2. Goal Implementation

After setting its annual goal, a recipient is required to "meet the maximum feasible portion of [its] overall goal by using race-neutral means of facilitating DBE participation." 49 C.F.R. § 26.51(a). DBE participation is race-neutral if a DBE wins a prime contract through normal competitive procedures, is awarded a subcontract on a project that has no DBE goal, or wins a subcontract on a project with a DBE goal where the prime contractor did not consider its DBE status in awarding the subcontract. Id. Federal regulations provide a long list of non-exhaustive race-neutral means that may be used by recipients in meeting their annual goal, including arranging the solicitation, presentation, quantities and specifications of bids to make the bidding process more accessible to DBEs, providing assistance to DBEs to overcome barriers such as inability to obtain bonding or financing, providing technical assistance, ensuring that information about projects reaches DBEs, providing business support services, and establishing programs to assist new start-up firms. 49 C.F.R. § 26.51(b). A recipient's race-neutral means are subject to federal approval and must be submitted to USDOT along with the recipient's overall goal. 49 C.F.R. § 26.51(c).

If a recipient determines that it will be unable to achieve its goal solely through the use of race-neutral means, it must establish contract goals on USDOT-assisted contracts that have subcontracting possibilities to meet the remainder of its overall goal. 49 C.F.R. § 26.51(d), (e)(1). With respect to contract goals, federal regulations allow recipients great flexibility. Recipients are not required to set a contract goal for every USDOT-assisted contract, nor is the percentage level for each contract goal required to meet the overall goal. 49 C.F.R. § 26.51(e)(2). Percentage goals for each contract are to be set based upon such factors as "the type of work involved, the location of the work, and the availability of DBEs for the work of the particular contract." Id. Recipients are required to adjust their use of contract goals throughout the fiscal year, to ensure that the maximum amount of the overall goal is met through race-neutral means, and that use of contract goals does not result in attaining DBE participation beyond the overall goal. 49 C.F.R. § 26.51(f).

Goals set pursuant to the DBE Program are only aspirational. A recipient "cannot be penalized, or treated by [USDOT] as being in noncompliance" with the DBE Program because a recipient's "DBE participation falls short of [its] overall goal, " unless the recipient has not administered its DBE Program in good faith. 49 C.F.R. § 26.47(a). Similarly, prime contractors are not required to meet DBE participation goals on a contract for which a specific goal was set, provided they made good faith efforts to meet the goal. 49 C.F.R. § 26.53(a).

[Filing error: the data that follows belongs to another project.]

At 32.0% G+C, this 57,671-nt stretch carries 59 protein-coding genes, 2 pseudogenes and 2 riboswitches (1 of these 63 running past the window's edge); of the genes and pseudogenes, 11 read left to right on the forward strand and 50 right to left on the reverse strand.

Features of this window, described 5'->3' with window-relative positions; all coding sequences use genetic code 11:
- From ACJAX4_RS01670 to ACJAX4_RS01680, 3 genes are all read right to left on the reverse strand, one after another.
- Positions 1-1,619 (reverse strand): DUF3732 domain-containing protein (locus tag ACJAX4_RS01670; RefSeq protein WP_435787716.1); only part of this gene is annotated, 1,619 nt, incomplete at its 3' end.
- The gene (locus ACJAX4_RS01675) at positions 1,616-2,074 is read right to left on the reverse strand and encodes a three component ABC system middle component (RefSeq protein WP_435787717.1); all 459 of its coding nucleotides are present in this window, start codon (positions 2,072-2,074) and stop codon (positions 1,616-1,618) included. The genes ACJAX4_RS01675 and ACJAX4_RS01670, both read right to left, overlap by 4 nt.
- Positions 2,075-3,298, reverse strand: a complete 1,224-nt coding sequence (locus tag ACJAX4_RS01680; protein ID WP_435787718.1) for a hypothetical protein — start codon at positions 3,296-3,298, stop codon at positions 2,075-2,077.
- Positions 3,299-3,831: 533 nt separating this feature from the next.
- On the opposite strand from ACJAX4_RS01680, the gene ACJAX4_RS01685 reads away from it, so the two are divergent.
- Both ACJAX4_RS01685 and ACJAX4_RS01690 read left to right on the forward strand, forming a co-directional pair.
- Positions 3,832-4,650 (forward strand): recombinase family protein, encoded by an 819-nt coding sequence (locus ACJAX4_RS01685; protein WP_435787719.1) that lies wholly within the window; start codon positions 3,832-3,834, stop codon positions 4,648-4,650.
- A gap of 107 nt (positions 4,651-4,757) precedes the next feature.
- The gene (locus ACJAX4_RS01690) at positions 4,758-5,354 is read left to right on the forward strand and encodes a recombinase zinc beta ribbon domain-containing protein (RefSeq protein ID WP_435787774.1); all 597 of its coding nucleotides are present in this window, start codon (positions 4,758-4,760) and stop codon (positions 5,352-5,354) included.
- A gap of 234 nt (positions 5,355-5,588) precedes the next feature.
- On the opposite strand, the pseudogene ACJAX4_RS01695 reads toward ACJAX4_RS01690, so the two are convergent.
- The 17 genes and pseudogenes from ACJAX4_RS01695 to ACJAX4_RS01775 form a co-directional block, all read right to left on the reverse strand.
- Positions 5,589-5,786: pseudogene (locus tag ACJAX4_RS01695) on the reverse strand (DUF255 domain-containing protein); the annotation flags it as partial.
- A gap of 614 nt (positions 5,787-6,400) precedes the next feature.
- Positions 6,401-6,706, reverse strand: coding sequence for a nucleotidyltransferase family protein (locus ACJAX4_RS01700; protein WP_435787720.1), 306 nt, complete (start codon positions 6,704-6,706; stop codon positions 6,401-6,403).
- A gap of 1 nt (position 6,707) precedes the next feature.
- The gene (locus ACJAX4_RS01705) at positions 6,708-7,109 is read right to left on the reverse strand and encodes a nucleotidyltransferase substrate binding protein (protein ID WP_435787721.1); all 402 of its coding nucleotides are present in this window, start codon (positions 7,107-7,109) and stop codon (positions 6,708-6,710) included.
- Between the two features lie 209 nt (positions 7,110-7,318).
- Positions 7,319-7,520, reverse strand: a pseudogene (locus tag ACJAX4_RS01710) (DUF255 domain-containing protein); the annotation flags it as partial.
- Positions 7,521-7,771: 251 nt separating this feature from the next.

The federal regulations provide guidance on what constitute good faith efforts that must be demonstrated by prime contractors bidding on projects for which a specific contract goal has been set. A prime contractor can meet the good faith requirement in one of two ways. "First, the bidder can meet the goal, documenting commitments for participation by DBE firms sufficient for this purpose." 49 C.F.R., pt. 26, App. A, I. If, however, the prime contractor is unable to meet the contract goal "the bidder can document adequate good faith efforts. This means that the bidder must show that it took all necessary and reasonable steps to achieve a DBE goal... which, by their scope, intensity, and appropriateness to the objective, could reasonably be expected to obtain sufficient DBE participation, even if they were not fully successful." Id. The efforts taken by the bidder "should be those that one could reasonably expect a bidder to take if the bidder were actively and aggressively trying to obtain DBE participation sufficient to meet the DBE contract goal. Mere pro forma efforts are not good faith efforts to meet the DBE contract requirements." 49 C.F.R., pt. 26, App. A, II. The regulations then list examples of good faith efforts such as (1) soliciting bids from all certified DBEs who have the capability to perform the work on the contract through reasonable and available means; (2) breaking up the contract work into economically feasible units to facilitate DBE participation; (3) providing interested and available DBEs with adequate information about the contract; (4) negotiating in good faith with DBEs; and (5) making efforts to assist DBEs in obtaining credit or meeting bonding requirements. 49 C.F.R., pt. 26, App. A, IV. Specifically, "the fact that there may be some additional costs involved in finding and using DBEs is not in itself sufficient reason for a bidder's failure to meet the contract DBE goal, as long as such costs are reasonable." 49 C.F.R., pt. 26, App. A, IV, D(2). "Prime contractors are not, however, required to accept higher quotes from DBEs if the price difference is excessive or unreasonable." Id.